Feed Your Skin Antioxidants For A Glowing Complexion

Feed Your Skin Antioxidants For A Glowing Complexion



Although there is​ no conclusive proof that antioxidants keep skin from aging,​ experts do agree they have the​ ability to​ ‘capture’ free radicals and may protect us from certain diseases. Antioxidant-rich foods can also give us a​ healthier,​ glowing complexion.

According to​ Susan M. Kleiner,​ R.D.,​ Ph.D,​ a​ Seattle-based nutritionist,​ eating foods rich in​ antioxidants is​ best. “There’s no substitute for getting nutrients through food. the​ body absorbs and assimilates them far better than in​ supplement form.”

Kleiner suggests following the​ U.S. Department of​ Agriculture’s Food Guide Pyramid,​ and eating three to​ five servings of​ vegetables and two to​ four servings of​ fruit each day. Choose at​ least one citrus fruit,​ such as​ an​ orange,​ a​ tangerine,​ or​ a​ grapefruit,​ for vitamin C. to​ increase beta-carotene intake,​ eat at​ least two orange-yellow or​ leafy green vegetables each day.

Eat Right for Younger Looking Skin

Eating healthy equals younger looking skin. Drinking a​ cup of​ orange juice and eating one raw carrot provides twice the​ Recommended Dietary Allowance (RDA) of​ vitamin C and beta-carotene. the​ RDA for vitamin E is​ harder to​ meet,​ especially for those on​ a​ low-fat diet.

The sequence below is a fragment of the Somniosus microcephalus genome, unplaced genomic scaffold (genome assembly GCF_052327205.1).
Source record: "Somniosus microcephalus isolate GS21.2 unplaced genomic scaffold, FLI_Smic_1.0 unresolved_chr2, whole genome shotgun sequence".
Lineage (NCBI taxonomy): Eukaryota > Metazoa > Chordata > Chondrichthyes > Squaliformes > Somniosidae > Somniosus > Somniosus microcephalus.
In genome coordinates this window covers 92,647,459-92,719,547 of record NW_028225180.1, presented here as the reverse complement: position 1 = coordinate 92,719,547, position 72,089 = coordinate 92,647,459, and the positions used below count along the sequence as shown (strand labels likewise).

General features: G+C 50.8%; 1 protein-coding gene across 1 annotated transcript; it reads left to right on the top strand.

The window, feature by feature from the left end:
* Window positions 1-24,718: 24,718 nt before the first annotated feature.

“Don’t be afraid to​ add a​ couple of​ tablespoons of​ olive oil to​ your diet,​ or​ to​ eat some nuts or​ seeds,​” advises Dr. Kleiner.

The following guideline can be used for RDAs for three of​ the​ most common antioxidant nutrients,​ vitamin C,​ vitamin E,​ and beta-carotene; good sources and how best to​ maximize benefits of​ each are included.

Vitamin C: RDA at​ least 60 mg. (1/2 cup orange juice = 70 mg.) Citrus fruits and juices and tomatoes are good sources of​ vitamin C. Eat whole fruit for extra fiber. Avoid juice in​ glass containers,​ and heat-pasteurized juice. Light and heat destroy some of​ the​ vitamin C.

Vitamin E: RDA 8 mg for women / 10 mg. for men (1 tablespoon of​ canola oil = 9 mg.) Good sources include nuts,​ seeds and their oils,​ fatty fish such as​ salmon,​ mackerel,​ halibut,​ and trout,​ and wheat germ. Use canola,​ olive,​ or​ another vegetable oil in​ place of​ butter or​ margarine when cooking.

Beta-carotene: no established RDA. Expert Dr. Kleiner,​ however,​ recommends 5-6 mg. ( One carrot = 12 mg.) Orange and yellow vegetables,​ and leafy green vegetables,​ including broccoli,​ are all good sources. Instead of​ potato chips or​ popcorn for an​ evening snack while watching television,​ opt for prepackaged,​ washed and peeled baby carrots.

If you feel you are unable to​ meet the​ RDAs through diet alone,​ by all means take an​ all-in-one antioxidant vitamin supplement a​ day,​ but continue to​ pay attention to​ rich food sources.

Summary

Because many over-the-counter cosmetics containing antioxidants don’t have enough to​ be totally affective by themselves,​ it​ is​ best to​ ‘feed’ them to​ your skin in​ combination with a​ healthy,​ antioxidant rich diet for younger looking skin.

We at​ Savvy Spa Luxuries care about you and your wellbeing. With proper skin care,​ a​ healthy diet,​ regular exercise,​ adequate sleep,​ and ample amounts of​ water,​ you can enjoy a​ more fit body,​ improved quality of​ life,​ increased stamina,​ and a​ glowing complexion!


©2006 Lori S. Anton
Savvy Spa Luxuries Editor
Writers Write Now




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